When we start learning the sounds of a foreign language, we’re faced with several different problems at once. The most important task is to learn to discriminate between and then correctly identify the different sounds. What sounds you find difficult depends on a number of factors, including which languages you already speak and the difficulty of the sounds themselves (some sounds are inherently more difficult).
Once you know how a sound is pronounced, you can start experimenting with pronouncing it yourself. Your first goal should be to pronounce Chinese in a clear way that doesn’t lead to listeners misunderstanding what you say because of your pronunciation. This goal is achievable for all learners, but it does require more effort than most courses will require you to invest. Take responsibility for your own learning. Naturally, perfecting pronunciation is a long process of constant adjustment and polishing,
Writing down Mandarin pronunciation
Apart from knowing the actual sounds used in Mandarin, you also need to be able to read them in written form and to write them yourself. This is because as an independent adult learner, you can’t rely on a teacher spoon-feeding you all the Chinese you need to know, you have to be able to look things up in dictionaries, take notes and so on. Writing is an excellent way to extend human memory, so learning how to read and write Mandarin pronunciation is necessary. It’s not very hard either, considering that all the systems in use are much more regular than English.
Steps to learn to pronounce Mandarin
Before I continue, let’s summarise the three steps I’ve outlined so far:
- Identifying sounds and tones
- Pronouncing sounds and tones
- Writing and reading sounds and tones
In an ideal learning environment, you should learn to identify sounds before trying to pronounce or write them yourself. Which step comes second is not as important.
This is not a question of mastering listening before speaking, it’s about having a good idea of what you’re aiming for before you shoot. Since most students want to learn useful things, you shouldn’t deliberately postpone active practising more than necessary. As soon as you can hear the difference between certain sounds, start pronouncing them.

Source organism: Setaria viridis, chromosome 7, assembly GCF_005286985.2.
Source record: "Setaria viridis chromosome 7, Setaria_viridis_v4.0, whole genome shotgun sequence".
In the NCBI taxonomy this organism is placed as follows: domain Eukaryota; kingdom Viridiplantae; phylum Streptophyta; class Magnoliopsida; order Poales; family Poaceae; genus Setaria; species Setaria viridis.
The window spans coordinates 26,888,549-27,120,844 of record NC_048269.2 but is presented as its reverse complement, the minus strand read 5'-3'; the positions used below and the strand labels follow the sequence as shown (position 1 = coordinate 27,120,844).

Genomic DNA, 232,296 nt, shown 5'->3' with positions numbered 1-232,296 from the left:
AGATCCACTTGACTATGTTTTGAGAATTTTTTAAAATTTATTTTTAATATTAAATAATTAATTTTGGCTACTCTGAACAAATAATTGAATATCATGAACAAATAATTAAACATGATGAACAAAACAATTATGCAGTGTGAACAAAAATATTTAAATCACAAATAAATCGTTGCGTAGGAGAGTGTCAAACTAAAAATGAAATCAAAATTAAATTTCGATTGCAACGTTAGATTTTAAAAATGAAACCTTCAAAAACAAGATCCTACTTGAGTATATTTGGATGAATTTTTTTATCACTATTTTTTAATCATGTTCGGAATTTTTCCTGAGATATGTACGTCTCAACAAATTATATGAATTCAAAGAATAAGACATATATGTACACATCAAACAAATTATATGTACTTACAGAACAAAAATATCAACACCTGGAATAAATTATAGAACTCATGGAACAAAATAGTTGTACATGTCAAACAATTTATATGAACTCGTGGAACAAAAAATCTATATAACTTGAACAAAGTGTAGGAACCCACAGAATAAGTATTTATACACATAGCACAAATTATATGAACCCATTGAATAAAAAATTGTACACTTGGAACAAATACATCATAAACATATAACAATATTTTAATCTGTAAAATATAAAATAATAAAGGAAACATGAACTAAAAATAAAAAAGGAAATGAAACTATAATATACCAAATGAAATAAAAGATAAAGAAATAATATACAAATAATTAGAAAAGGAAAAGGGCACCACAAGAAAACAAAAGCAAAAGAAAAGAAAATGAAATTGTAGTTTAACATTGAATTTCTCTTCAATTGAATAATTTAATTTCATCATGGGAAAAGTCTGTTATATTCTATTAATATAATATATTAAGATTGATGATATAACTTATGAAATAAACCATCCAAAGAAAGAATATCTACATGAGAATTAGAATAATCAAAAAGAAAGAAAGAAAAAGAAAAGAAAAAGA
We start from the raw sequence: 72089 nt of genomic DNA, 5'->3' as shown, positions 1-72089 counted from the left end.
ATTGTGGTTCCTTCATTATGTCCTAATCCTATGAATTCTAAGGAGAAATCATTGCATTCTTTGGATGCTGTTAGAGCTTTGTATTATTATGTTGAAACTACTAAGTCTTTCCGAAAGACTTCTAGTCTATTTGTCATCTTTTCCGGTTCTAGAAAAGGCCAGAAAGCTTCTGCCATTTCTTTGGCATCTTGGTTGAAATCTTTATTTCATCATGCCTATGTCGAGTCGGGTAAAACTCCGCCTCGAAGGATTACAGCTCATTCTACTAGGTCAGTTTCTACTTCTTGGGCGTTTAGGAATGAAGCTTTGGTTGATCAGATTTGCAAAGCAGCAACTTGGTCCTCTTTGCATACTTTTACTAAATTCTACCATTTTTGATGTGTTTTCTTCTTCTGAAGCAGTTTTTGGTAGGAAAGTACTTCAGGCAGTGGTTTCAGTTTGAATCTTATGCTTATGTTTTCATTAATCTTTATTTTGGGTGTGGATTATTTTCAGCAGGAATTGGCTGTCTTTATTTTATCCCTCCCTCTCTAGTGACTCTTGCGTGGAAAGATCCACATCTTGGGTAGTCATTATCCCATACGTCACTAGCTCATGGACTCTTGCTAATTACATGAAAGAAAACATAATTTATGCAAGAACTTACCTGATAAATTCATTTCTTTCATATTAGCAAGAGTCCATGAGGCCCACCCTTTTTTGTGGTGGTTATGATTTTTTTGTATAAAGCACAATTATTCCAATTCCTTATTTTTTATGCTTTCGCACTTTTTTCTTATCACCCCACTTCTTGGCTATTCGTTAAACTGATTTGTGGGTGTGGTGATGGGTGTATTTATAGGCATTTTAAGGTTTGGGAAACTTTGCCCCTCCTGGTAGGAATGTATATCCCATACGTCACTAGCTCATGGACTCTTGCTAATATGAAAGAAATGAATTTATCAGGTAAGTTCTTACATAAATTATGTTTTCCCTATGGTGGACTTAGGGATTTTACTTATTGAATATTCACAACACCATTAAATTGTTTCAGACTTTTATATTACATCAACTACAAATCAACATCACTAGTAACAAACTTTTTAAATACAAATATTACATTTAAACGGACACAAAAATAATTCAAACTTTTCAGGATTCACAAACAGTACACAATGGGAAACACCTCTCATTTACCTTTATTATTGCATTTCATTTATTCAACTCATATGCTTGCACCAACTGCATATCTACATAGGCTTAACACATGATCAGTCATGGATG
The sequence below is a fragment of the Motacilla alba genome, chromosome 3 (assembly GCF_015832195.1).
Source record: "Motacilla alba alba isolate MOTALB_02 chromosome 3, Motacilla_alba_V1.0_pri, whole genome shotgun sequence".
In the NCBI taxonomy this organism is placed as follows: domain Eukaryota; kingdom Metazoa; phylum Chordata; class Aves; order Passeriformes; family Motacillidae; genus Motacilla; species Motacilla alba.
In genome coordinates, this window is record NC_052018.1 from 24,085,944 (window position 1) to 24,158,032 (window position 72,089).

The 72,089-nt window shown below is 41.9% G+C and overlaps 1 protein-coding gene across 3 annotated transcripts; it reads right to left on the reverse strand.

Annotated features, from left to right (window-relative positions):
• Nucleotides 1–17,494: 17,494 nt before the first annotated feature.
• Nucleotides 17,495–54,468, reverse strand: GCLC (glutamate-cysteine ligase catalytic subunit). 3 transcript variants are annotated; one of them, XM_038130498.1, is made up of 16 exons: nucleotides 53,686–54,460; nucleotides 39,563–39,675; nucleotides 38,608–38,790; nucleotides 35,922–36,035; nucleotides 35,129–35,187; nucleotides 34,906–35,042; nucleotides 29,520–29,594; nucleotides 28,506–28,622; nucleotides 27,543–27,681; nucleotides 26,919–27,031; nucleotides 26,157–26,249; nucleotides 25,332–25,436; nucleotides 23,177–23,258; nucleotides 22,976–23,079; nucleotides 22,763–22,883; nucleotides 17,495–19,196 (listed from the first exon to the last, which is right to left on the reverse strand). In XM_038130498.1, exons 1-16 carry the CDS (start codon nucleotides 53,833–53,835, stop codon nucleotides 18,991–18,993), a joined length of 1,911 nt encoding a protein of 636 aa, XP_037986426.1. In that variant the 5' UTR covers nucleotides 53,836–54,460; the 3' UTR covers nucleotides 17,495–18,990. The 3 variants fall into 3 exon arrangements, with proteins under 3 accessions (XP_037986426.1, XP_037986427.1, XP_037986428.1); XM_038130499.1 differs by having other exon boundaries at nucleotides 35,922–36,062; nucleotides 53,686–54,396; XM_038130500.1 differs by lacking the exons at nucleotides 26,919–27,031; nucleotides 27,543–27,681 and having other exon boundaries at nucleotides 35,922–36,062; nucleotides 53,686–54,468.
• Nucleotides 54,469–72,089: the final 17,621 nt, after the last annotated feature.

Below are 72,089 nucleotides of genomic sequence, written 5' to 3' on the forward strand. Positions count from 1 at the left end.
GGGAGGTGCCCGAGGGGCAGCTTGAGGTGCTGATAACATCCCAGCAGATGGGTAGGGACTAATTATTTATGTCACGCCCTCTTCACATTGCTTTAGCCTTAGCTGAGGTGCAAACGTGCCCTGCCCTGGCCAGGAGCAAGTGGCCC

In the same ideal learning environment, I advice against learning to write pronunciation at the same time as you learn to listen. This distracts you from hearing the sounds, especially if the system you use to write down sounds uses symbols you know already (Hanyu Pinyin), but which represents different sounds than what you’re used to.
Looking at pronunciation written down also moves the focus from the spoken word to the written, which is common in many courses and classrooms, where written language is almost always viewed as more interesting, important and valuable than the spoken language.
What I’m saying here holds true whatever transcription system you use, unless it’s the IPA (International Phonetic Alphabet) and you’re a trained phonetician who can read most of the relevant symbols before you start learning Chinese. All other learners will be too distracted by writing, either because the symbol-sound mapping is slightly different from what you’re used to or because you need to learn the symbols from scratch (Zhuyin).
I’m going to discuss IPA, Hanyu Pinyin and Zhuyin in a follow-up to this article.
Don’t create your own transcription system
Many students take a shortcut here, using their native language to write down new pronunciation. I’ve seen many students do this in both directions, i.e. students learning Chinese writing down pronunciation in English (“woe she may go run”) or Chinese students using characters to approximate English pronunciation.
I mention Chinese students here because I want you to look at a few examples of how foreign names are written and Chinese and then tell me whether or not you think this is a good way of writing down pronunciation:
- 格陵蘭 (Gé
líng lán) – Greenland
- 羅伯特 (Luó
bó tè) – Robert
If you want a more detailed discussion of names, please check my earlier article about this here.
Foreign names written down with Chinese characters result in approximations, sometimes reasonably close ones, but often completely off.
How well do you think it works using English to write down Mandarin pronunciation? Naturally, Mandarin has a much more rigid syllable structure than English and that makes it easier than writing English with Mandarin syllables, but unless you add tones yourself, the result will be equally horrible, you just don’t hear it.
The lesson here is: Don’t do it. Either learn a proper system for writing sounds down or don’t do it at all. It’s perfectly fine to stay with resources that have audio and text combined until you learn the transcription system. Make sure you get a dictionary that has proper pronunciation (Pleco has add-ons with manually recorded male and female audio). Listen more than you speak. Learn the oddities of the system you’re using.
Which transcription system should you use?
The next question we need to answer is which system you should use. There are at least three viable alternatives, even though there are of course others:
- Hanyu Pinyin (usually just Pinyin)
- Zhuyin Fuhao (Bopomofo)
- IPA (International Phonetic Alphabet)
In the next article, I will discuss using these three for learning Mandarin. In general, your ability to pronounce Mandarin isn’t strongly linked to which system you use since other factors matter much more, such as how much you practice, how you practice and how much good pronunciation matters to you.
However, these three systems still have their respective merits and without going into further details in this article, serious learners will benefit from learning more than one transcription system, regardless of which system they started out with.
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